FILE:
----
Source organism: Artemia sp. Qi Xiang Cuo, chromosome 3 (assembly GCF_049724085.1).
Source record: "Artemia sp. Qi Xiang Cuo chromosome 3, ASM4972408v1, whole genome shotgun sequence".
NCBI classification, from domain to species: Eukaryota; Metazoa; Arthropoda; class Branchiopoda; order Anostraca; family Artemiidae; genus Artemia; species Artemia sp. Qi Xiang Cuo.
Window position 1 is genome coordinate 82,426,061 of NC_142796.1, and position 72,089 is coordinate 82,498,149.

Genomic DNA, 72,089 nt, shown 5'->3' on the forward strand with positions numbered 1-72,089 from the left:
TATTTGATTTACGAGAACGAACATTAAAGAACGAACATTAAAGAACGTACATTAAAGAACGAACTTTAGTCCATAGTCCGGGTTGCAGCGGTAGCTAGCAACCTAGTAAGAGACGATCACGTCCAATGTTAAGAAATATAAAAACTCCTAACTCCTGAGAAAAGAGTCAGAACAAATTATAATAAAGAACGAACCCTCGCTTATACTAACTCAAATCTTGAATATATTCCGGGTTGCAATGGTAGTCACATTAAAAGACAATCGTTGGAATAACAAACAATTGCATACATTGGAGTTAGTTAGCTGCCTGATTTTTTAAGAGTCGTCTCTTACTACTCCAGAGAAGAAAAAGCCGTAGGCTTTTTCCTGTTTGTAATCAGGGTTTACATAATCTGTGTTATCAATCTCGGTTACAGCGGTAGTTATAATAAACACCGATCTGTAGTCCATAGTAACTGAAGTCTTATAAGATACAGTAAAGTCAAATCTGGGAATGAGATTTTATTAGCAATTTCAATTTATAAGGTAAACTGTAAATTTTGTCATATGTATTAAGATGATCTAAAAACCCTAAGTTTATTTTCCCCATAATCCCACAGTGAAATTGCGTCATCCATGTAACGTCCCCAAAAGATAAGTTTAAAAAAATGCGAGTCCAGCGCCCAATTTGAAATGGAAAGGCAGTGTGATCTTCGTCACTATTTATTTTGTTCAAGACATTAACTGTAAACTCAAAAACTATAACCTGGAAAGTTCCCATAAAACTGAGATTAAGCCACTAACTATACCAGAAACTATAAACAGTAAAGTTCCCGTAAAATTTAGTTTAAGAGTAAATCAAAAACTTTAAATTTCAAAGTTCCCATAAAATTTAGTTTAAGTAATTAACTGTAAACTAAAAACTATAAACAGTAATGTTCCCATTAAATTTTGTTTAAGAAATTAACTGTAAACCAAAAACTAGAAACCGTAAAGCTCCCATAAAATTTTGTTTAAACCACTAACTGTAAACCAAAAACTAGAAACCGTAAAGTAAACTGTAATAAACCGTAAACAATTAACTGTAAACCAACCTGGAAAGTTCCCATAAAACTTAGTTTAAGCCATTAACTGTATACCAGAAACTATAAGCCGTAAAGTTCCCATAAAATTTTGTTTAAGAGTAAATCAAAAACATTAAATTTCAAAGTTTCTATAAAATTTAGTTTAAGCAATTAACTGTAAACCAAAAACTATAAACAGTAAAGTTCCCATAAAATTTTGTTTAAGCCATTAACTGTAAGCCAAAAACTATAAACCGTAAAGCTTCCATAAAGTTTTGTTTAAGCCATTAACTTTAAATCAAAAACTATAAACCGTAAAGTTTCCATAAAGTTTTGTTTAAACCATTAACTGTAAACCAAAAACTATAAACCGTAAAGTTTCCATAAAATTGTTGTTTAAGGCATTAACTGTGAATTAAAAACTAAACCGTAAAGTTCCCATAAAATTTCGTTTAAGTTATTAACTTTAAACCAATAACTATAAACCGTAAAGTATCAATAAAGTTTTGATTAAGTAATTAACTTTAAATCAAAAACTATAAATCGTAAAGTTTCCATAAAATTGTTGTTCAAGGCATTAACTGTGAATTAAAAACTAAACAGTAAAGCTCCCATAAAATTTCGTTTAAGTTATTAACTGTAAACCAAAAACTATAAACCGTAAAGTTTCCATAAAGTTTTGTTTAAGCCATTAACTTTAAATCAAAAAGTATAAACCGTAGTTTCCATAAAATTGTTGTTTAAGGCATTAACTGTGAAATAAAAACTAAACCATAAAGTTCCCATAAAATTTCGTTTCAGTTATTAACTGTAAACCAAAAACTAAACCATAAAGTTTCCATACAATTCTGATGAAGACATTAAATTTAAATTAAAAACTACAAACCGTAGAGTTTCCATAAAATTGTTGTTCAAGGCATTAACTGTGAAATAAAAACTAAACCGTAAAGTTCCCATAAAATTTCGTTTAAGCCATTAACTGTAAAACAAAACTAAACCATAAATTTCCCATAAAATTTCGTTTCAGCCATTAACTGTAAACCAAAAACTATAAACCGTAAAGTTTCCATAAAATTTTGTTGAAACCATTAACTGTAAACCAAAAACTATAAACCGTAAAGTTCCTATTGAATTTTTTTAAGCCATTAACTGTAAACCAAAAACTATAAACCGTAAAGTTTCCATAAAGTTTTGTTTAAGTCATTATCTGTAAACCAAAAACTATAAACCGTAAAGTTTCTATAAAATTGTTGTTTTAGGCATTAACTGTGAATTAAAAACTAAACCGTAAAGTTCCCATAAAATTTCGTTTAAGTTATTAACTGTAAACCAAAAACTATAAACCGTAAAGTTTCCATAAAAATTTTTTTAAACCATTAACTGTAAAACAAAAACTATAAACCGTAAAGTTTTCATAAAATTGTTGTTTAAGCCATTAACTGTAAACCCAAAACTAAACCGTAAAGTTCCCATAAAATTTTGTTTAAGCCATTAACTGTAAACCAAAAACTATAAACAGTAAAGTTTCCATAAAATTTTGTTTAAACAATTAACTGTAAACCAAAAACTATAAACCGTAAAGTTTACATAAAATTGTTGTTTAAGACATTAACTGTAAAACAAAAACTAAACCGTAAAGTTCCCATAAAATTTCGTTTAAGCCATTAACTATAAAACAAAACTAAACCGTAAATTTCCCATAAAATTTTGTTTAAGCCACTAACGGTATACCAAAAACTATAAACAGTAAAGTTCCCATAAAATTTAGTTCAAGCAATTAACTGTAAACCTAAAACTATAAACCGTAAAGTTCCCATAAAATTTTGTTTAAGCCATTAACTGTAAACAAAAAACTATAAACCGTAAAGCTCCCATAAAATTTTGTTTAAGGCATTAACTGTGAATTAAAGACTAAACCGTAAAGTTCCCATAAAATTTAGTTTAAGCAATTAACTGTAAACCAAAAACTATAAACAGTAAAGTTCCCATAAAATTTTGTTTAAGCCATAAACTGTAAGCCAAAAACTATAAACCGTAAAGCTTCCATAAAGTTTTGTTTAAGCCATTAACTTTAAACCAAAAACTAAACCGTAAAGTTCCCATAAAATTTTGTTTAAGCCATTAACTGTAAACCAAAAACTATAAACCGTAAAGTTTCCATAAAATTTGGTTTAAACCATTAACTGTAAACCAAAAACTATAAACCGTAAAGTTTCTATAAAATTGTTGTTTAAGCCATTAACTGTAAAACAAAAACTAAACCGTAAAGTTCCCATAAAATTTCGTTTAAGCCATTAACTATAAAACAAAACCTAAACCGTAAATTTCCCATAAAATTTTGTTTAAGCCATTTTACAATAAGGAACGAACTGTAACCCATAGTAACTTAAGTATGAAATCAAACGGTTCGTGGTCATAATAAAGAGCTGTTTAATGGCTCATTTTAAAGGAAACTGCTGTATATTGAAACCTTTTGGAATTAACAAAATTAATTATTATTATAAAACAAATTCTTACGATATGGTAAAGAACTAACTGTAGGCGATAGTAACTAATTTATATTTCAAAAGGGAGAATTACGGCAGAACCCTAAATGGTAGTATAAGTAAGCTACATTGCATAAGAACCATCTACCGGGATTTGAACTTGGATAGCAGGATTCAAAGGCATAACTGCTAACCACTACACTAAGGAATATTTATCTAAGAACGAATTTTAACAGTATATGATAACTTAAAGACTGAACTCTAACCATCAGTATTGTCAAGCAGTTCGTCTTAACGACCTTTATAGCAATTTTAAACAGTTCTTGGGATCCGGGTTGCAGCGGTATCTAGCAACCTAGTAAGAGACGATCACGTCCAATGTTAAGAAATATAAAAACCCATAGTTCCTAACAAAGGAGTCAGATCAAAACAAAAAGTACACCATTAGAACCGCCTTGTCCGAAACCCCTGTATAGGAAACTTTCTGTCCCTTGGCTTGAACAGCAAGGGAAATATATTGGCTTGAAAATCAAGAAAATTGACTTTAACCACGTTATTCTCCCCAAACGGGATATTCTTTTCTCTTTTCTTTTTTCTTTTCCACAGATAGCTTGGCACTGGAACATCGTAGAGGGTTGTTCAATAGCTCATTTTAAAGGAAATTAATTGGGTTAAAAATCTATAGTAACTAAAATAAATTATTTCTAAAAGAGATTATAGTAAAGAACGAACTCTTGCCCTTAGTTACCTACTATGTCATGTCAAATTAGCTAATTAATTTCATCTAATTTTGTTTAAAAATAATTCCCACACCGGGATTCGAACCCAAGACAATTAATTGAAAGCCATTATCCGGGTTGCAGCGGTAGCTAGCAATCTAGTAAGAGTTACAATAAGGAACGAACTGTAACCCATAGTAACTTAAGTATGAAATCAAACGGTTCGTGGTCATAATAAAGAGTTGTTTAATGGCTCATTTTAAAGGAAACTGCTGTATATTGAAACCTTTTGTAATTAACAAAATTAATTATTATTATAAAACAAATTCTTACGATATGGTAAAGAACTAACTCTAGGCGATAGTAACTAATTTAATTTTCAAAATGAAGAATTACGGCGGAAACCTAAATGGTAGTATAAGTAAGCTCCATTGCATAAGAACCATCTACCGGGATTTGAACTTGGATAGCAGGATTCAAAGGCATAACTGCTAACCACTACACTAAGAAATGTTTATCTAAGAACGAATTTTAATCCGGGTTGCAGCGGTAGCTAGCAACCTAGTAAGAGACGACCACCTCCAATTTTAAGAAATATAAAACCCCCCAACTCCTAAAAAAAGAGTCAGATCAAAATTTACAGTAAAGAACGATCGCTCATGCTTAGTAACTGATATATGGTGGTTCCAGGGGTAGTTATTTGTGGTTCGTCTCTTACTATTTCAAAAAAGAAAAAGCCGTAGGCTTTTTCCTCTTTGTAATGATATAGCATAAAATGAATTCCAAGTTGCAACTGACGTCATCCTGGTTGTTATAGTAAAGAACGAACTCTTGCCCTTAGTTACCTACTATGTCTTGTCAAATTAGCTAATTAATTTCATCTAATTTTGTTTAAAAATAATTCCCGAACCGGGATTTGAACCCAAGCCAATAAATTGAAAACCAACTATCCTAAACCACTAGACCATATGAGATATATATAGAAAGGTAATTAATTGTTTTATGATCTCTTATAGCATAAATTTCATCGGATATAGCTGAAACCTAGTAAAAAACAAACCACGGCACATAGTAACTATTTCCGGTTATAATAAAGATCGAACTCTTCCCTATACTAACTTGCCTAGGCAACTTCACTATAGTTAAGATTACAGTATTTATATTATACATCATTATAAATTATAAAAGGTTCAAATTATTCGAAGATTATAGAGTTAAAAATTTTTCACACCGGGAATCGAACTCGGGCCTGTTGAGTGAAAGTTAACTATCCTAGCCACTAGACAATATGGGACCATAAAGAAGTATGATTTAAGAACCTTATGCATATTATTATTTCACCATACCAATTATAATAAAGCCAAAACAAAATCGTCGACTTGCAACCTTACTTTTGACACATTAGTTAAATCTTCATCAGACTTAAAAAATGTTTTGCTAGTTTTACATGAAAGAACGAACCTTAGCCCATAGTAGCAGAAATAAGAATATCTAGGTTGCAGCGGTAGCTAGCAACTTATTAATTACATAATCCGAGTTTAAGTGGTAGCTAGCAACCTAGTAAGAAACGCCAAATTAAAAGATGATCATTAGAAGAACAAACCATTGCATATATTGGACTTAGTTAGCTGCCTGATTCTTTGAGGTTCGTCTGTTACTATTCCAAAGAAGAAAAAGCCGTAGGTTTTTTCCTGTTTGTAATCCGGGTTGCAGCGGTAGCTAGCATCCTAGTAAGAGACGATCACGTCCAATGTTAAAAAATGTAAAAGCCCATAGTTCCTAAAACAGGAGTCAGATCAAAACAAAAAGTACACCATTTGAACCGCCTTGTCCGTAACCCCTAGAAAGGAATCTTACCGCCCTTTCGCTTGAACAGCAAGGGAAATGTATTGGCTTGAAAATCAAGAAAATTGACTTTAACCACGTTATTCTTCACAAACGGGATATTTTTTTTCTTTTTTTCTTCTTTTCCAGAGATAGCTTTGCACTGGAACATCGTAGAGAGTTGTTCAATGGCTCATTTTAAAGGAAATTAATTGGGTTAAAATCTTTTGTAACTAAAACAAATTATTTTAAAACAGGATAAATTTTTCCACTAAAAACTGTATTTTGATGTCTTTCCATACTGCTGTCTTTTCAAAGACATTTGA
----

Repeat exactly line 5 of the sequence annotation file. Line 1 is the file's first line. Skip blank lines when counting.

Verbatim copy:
Genomic DNA, 72,089 nt, shown 5'->3' on the forward strand with positions numbered 1-72,089 from the left: